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February 1, 2003

What is sterling silver, anyway?

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KEYWORDS: what is sterling silver jewelry advantages of sterling silver disadvantages of sterling silver care of sterling silver jewelry

example of sterling siverSterling silver is the standard for beautiful high-quality silver jewelry. It’s 92.5% pure silver, mixed with alloys to add strength and durability. And it won’t wear down, as silver plating can.

This guide will help you learn to identify quality in silver jewelry and accessories.

Pure silver, also called fine silver, is relatively soft, very malleable, and easily damaged so it is commonly combined with other metals to produce a more durable product. The most popular of these alloys is sterling silver, which consists of 92.5 percent silver and 7.5 percent copper.

Although any metal can make up the 7.5 percent non-silver portion of sterling, centuries of experimentation have shown copper to be its best companion, improving the metal’s hardness and durability without affecting its beautiful color.

The small amount of copper added to sterling has very little effect on the metal’s value. Instead, the price of the silver item is affected by the labor involved in making the item, the skill of the craftsperson, and the intricacy of the design.

Most high quality silver items are stamped with a “fineness” or “quality” mark. This mark designates the precious metal content of the jewelry, and under federal law, must be accompanied by a maker’s mark or registered trademark.

Because pure silver is so soft, it should only be used when malleability is required, such as in handcrafted jewelry featuring weaving and other intricate designs.

Sterling silver is most often used for jewelry and household accessories because of its combination of beauty and durability. Acceptable quality marks for sterling silver include:

    • sterling

 

    • sterling silver

 

    • ster

 

  • .925

With proper care, your fine quality silver will last a lifetime. To minimize scratches and other damage, store your silver jewelry either in a cloth pouch or in a separate compartment in your jewelry box.

Avoid exposing your silver to household chemicals when cleaning with bleach or ammonia, or when swimming in chlorinated water, as these chemicals can damage silver.

Care should also be taken to prevent silver tarnish build-up, a dulling that naturally occurs when silver reacts with sulfur or hydrogen sulfide in the ambient air. Keeping your silver inside a cloth pouch reduces its exposure to the air, thus slowing the build-up of tarnish.

To clean your silver, use polishes formulated specifically to remove tarnish. You can find fine silver polishes, solutions, or cloths appropriate to remove tarnish at most jewelry stores or specialty craft stores.

If your sterling silver jewelry also contains stones, avoid the kind of tarnish remover where you immerse the entire jewelry piece in the liquid to soak, as this can damage the finish on some stones and dull them.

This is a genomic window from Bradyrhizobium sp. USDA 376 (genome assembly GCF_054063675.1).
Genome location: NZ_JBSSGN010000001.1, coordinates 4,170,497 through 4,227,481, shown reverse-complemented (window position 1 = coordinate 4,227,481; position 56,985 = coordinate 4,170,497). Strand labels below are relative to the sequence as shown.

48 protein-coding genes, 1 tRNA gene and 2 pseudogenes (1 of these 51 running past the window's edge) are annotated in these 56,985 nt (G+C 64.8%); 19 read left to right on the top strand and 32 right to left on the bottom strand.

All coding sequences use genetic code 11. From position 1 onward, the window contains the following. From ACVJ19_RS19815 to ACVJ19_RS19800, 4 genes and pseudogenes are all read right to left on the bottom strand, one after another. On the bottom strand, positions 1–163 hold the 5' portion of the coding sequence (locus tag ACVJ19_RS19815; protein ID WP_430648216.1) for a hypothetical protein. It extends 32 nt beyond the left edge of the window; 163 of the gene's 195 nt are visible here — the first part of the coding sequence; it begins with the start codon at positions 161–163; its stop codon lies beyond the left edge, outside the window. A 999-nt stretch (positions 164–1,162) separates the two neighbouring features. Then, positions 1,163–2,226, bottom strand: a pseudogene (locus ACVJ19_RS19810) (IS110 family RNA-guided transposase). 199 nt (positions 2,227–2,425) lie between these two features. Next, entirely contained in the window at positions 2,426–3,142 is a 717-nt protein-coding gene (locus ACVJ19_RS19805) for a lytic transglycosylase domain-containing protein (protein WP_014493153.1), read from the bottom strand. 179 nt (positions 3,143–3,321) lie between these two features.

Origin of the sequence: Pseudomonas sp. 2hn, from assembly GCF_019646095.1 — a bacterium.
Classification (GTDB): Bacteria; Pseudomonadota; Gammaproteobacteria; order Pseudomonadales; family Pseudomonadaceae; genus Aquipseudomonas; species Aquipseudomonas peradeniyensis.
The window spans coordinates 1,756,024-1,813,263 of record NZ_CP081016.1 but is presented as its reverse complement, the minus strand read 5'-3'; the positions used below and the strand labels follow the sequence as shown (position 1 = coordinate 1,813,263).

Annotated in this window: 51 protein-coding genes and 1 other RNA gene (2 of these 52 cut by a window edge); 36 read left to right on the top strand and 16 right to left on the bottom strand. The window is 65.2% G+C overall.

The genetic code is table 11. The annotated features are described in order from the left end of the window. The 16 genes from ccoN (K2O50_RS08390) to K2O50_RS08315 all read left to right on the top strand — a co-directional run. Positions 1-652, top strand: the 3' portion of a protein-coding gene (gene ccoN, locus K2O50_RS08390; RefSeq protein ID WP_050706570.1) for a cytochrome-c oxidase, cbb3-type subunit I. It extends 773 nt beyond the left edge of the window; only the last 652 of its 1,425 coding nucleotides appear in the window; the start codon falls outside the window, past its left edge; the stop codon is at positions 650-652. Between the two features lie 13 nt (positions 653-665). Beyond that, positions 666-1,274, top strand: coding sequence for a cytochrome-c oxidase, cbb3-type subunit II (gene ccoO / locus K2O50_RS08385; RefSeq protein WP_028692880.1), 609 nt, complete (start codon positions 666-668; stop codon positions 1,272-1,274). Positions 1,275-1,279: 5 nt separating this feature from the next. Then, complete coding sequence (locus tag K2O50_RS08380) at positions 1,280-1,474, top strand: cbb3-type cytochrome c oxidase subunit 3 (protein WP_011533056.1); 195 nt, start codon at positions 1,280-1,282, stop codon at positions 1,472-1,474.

A product that works well for us is the Silver Polishing cloth sold by Walmart. It’s inexpensive, lasts for a long time, and is already pre-treated with a tarnish remover on one side, and has a soft cloth for final polishing without scratching on the other side. The Walmart polishing cloth I’m talking about comes in a red box, is usually located on an end-cap display located over by the watches, and costs around $5.00. When the cloth becomes visibly dirty, you should throw it away and buy a new one, since dirt can scratch your silver jewelry.

Tarnish is most easily removed when it first becomes visible.

Although wearing your silver jewelry often is the best way to prevent tarnish from building up, regular cleanings of all your silver items will prevent tarnish and keep your silver bright and sparkling. The need for regular polishing is the only disadvantage to sterling silver (german or nickel silver does not tarnish as quickly), but polishing your sterling silver is not a hard job if you do it regularly before the tarnish builds up too heavily.

If you leave tarnish on your sterling silver for too long, it can damage the silver permanently, or at least make it a real chore to remove. Wipe your sterling silver down with a polishing cloth after handling it, or before you put it away. The oils from your hands make tarnish build up faster, and can pit the silver over time.

Look for the fineness mark and the maker’s mark on the underside of the silver item you are considering buying to ensure the quality.

Navaho Native Americans are credited with being fine silversmiths. Learn more about Native
Americans
long history in sterling
silver jewelry production
. There is so much Native American history to
uncover.

Native American Crafts
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